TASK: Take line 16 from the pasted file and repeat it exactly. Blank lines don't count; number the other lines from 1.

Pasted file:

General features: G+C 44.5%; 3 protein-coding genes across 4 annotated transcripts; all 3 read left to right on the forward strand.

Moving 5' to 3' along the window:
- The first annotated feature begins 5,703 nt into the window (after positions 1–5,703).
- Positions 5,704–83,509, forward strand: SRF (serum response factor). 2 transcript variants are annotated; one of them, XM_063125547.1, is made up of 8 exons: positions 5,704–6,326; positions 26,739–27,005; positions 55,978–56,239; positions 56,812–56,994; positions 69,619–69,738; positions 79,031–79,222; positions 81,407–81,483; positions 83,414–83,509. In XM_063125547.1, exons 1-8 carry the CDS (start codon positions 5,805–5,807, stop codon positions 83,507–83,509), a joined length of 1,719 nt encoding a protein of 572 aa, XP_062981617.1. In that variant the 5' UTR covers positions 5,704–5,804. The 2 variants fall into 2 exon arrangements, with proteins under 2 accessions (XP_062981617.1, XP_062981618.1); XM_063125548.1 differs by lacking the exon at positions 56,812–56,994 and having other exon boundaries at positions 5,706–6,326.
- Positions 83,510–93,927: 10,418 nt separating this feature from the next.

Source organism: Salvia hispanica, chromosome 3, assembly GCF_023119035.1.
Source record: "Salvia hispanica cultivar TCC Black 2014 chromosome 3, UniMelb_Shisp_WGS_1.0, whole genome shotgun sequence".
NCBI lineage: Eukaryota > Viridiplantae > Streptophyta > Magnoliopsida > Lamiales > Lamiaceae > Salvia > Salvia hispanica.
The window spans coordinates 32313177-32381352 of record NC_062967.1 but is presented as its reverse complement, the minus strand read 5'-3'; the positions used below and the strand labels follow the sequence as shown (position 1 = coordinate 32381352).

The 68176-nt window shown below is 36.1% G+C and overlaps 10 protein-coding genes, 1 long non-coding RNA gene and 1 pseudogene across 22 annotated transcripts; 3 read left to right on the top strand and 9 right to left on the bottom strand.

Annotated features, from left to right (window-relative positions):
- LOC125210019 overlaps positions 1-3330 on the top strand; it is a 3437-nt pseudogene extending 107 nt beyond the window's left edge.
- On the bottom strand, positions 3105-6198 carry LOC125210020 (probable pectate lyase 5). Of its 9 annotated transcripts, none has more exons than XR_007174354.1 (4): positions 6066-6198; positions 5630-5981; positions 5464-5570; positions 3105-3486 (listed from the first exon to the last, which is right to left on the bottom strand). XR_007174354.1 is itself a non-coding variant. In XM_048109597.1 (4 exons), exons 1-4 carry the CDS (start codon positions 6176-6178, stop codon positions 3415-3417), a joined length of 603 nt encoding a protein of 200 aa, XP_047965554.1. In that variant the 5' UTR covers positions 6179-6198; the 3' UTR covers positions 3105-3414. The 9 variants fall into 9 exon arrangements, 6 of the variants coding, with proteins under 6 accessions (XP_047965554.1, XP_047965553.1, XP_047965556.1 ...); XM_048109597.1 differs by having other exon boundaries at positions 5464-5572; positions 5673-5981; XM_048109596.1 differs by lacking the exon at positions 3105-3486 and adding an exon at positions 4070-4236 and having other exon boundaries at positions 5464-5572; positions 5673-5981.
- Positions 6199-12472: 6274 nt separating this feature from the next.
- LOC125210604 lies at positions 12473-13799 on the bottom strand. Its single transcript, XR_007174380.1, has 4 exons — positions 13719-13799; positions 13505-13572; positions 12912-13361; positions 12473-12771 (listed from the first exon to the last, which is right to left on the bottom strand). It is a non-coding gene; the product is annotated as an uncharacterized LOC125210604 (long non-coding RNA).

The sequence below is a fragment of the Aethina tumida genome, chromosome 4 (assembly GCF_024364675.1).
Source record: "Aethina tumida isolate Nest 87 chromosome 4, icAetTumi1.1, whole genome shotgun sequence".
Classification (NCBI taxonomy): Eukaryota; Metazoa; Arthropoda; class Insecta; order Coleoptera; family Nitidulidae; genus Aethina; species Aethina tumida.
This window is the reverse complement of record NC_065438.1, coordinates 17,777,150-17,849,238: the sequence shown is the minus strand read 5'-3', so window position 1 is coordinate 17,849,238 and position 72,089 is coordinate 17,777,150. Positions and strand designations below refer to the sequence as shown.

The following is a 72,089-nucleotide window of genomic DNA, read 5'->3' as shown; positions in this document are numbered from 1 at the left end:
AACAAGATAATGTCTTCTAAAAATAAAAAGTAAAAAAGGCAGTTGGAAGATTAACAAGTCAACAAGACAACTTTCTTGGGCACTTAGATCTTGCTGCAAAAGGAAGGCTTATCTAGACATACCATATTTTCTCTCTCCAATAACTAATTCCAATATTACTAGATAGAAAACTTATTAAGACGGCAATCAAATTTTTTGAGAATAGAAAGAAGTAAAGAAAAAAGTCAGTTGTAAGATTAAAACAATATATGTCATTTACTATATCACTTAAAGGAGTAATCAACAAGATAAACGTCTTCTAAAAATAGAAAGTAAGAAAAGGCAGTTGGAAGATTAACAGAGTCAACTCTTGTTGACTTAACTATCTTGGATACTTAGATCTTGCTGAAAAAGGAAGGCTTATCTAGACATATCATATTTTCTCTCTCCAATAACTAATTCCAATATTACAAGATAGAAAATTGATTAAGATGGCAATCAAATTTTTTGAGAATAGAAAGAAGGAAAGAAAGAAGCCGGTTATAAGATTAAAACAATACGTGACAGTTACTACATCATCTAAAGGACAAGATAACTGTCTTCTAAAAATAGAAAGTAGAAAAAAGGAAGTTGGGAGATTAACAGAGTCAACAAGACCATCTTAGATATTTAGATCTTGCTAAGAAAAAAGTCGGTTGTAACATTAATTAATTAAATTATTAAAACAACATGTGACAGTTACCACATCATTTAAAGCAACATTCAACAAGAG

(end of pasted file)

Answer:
The sequence below is a fragment of the Aethina tumida genome, chromosome 4 (assembly GCF_024364675.1).